3 days in Kuala Lumpur is the perfect amount of time to experience the mix of modernity and tradition that has established the Malaysian capital as a firm favorite on Southeast Asian travel itineraries.
KL, as the city’s name is endearingly shortened to by locals and visitors alike, is home to some of Malaysia’s most visited and iconic sights. The Petronas Twin Towers are a towering reminder of the city’s modern influence, while the streets of Chinatown and the famous Batu Caves are firm symbols of the multicultural makeup that has made the city what it is today.
The city is a foodie’s heaven too. There’s a diverse ethnic and cultural makeup, with Malay, Tamil and Chinese dishes merging with British Colonial and Western influences to produce a culinary scene that’s hard to match anywhere else in Asia.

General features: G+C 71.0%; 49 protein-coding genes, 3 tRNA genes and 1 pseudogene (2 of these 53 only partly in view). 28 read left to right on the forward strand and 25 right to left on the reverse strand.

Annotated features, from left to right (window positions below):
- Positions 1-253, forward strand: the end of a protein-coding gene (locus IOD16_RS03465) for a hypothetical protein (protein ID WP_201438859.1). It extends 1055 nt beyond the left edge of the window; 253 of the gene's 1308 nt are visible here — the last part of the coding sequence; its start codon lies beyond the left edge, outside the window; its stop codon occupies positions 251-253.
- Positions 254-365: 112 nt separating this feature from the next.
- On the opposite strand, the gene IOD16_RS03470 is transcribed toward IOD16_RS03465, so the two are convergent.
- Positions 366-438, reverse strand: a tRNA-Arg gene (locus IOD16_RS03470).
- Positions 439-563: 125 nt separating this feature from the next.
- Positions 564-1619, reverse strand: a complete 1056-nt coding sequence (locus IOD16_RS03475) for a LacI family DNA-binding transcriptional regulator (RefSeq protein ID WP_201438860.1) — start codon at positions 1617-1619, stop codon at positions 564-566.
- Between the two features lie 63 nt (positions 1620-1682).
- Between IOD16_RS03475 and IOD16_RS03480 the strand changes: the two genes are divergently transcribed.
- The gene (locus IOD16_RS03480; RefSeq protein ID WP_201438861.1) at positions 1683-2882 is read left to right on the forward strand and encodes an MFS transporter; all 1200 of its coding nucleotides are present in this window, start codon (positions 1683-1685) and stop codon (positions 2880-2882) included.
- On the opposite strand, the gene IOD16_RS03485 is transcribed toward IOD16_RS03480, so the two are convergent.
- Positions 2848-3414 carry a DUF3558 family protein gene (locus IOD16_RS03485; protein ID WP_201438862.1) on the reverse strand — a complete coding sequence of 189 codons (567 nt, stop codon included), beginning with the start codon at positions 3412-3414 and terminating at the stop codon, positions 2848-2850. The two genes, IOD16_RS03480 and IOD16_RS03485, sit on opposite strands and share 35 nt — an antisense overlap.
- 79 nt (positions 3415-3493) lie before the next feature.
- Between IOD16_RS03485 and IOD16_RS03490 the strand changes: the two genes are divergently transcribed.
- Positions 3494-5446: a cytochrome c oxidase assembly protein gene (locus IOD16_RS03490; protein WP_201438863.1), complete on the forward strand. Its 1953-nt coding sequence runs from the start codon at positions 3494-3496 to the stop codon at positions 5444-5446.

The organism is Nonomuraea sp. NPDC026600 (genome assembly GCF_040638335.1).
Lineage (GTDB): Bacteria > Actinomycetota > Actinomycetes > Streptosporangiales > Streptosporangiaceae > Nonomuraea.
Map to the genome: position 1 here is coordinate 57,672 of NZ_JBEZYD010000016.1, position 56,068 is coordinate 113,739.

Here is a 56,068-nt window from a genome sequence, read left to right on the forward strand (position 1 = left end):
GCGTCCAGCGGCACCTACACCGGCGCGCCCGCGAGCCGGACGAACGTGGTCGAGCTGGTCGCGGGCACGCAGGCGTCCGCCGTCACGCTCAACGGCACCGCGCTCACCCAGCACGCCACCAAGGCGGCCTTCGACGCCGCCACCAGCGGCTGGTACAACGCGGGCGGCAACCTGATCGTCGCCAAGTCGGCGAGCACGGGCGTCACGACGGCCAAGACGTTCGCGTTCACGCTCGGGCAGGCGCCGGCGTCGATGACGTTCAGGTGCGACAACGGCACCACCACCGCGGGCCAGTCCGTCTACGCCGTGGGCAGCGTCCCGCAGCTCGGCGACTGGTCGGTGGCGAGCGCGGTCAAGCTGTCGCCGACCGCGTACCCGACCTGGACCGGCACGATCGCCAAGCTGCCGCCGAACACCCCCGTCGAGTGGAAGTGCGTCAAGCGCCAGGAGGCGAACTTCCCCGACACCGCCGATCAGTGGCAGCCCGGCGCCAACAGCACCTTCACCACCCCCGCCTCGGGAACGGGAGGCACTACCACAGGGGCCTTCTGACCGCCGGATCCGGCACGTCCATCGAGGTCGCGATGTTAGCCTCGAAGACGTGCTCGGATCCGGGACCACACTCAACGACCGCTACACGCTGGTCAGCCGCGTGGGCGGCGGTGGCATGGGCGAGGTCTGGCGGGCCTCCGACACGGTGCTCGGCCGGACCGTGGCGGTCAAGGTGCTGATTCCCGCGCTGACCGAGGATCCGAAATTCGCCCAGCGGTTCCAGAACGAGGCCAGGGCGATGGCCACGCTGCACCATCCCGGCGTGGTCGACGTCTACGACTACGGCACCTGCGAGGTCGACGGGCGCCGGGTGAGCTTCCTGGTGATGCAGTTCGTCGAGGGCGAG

With this 3-day Kuala Lumpur itinerary, you’ll be able to enjoy a short city break that takes in the best of Kuala Lumpur and leaves you hungry for Malaysian cuisine wherever you travel to next.
KL is a destination that can be traveled to all year round, so there’s not really a ‘best time’ to visit Kuala Lumpur. The city experiences rainfall every month, with March to May and October to November being the rainiest months of the year. These months are when the tail end of the coastal monsoons sweep over the capital. It’s hot and humid all year round in Kuala Lumpur, and although it doesn’t rain a lot, when it does, it usually falls in heavy bursts, leaving you with hours of sunshine to enjoy afterwards.
Check flights to Kuala Lumpur from the USA (starts at $393 RT) and UK (starts at £342 RT)